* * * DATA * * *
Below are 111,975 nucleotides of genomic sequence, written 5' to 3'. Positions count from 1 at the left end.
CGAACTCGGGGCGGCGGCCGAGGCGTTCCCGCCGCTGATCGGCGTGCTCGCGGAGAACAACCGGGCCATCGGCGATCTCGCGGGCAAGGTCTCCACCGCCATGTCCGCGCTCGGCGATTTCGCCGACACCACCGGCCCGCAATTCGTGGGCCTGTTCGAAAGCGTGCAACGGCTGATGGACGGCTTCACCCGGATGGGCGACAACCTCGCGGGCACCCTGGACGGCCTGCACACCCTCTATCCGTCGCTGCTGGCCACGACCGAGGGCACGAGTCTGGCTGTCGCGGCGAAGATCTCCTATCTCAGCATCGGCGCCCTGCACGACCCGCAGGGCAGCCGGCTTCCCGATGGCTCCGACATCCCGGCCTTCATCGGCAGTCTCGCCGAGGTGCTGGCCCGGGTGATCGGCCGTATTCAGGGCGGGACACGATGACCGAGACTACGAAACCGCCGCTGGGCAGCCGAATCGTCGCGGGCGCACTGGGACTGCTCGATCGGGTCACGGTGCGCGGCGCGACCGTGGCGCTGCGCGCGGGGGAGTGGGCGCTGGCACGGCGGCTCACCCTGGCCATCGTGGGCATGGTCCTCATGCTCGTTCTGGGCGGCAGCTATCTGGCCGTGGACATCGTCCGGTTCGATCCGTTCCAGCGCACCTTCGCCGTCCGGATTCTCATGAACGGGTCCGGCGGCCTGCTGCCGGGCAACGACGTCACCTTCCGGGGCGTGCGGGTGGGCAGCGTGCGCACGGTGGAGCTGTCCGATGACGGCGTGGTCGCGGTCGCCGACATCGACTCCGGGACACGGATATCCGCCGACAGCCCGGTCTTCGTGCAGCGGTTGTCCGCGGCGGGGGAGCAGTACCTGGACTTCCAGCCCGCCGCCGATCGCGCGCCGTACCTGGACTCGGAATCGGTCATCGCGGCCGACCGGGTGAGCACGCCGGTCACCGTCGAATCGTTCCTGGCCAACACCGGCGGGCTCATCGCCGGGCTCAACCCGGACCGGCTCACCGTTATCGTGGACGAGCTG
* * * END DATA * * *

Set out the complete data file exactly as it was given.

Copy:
Below are 111,975 nucleotides of genomic sequence, written 5' to 3'. Positions count from 1 at the left end.
CGAACTCGGGGCGGCGGCCGAGGCGTTCCCGCCGCTGATCGGCGTGCTCGCGGAGAACAACCGGGCCATCGGCGATCTCGCGGGCAAGGTCTCCACCGCCATGTCCGCGCTCGGCGATTTCGCCGACACCACCGGCCCGCAATTCGTGGGCCTGTTCGAAAGCGTGCAACGGCTGATGGACGGCTTCACCCGGATGGGCGACAACCTCGCGGGCACCCTGGACGGCCTGCACACCCTCTATCCGTCGCTGCTGGCCACGACCGAGGGCACGAGTCTGGCTGTCGCGGCGAAGATCTCCTATCTCAGCATCGGCGCCCTGCACGACCCGCAGGGCAGCCGGCTTCCCGATGGCTCCGACATCCCGGCCTTCATCGGCAGTCTCGCCGAGGTGCTGGCCCGGGTGATCGGCCGTATTCAGGGCGGGACACGATGACCGAGACTACGAAACCGCCGCTGGGCAGCCGAATCGTCGCGGGCGCACTGGGACTGCTCGATCGGGTCACGGTGCGCGGCGCGACCGTGGCGCTGCGCGCGGGGGAGTGGGCGCTGGCACGGCGGCTCACCCTGGCCATCGTGGGCATGGTCCTCATGCTCGTTCTGGGCGGCAGCTATCTGGCCGTGGACATCGTCCGGTTCGATCCGTTCCAGCGCACCTTCGCCGTCCGGATTCTCATGAACGGGTCCGGCGGCCTGCTGCCGGGCAACGACGTCACCTTCCGGGGCGTGCGGGTGGGCAGCGTGCGCACGGTGGAGCTGTCCGATGACGGCGTGGTCGCGGTCGCCGACATCGACTCCGGGACACGGATATCCGCCGACAGCCCGGTCTTCGTGCAGCGGTTGTCCGCGGCGGGGGAGCAGTACCTGGACTTCCAGCCCGCCGCCGATCGCGCGCCGTACCTGGACTCGGAATCGGTCATCGCGGCCGACCGGGTGAGCACGCCGGTCACCGTCGAATCGTTCCTGGCCAACACCGGCGGGCTCATCGCCGGGCTCAACCCGGACCGGCTCACCGTTATCGTGGACGAGCTG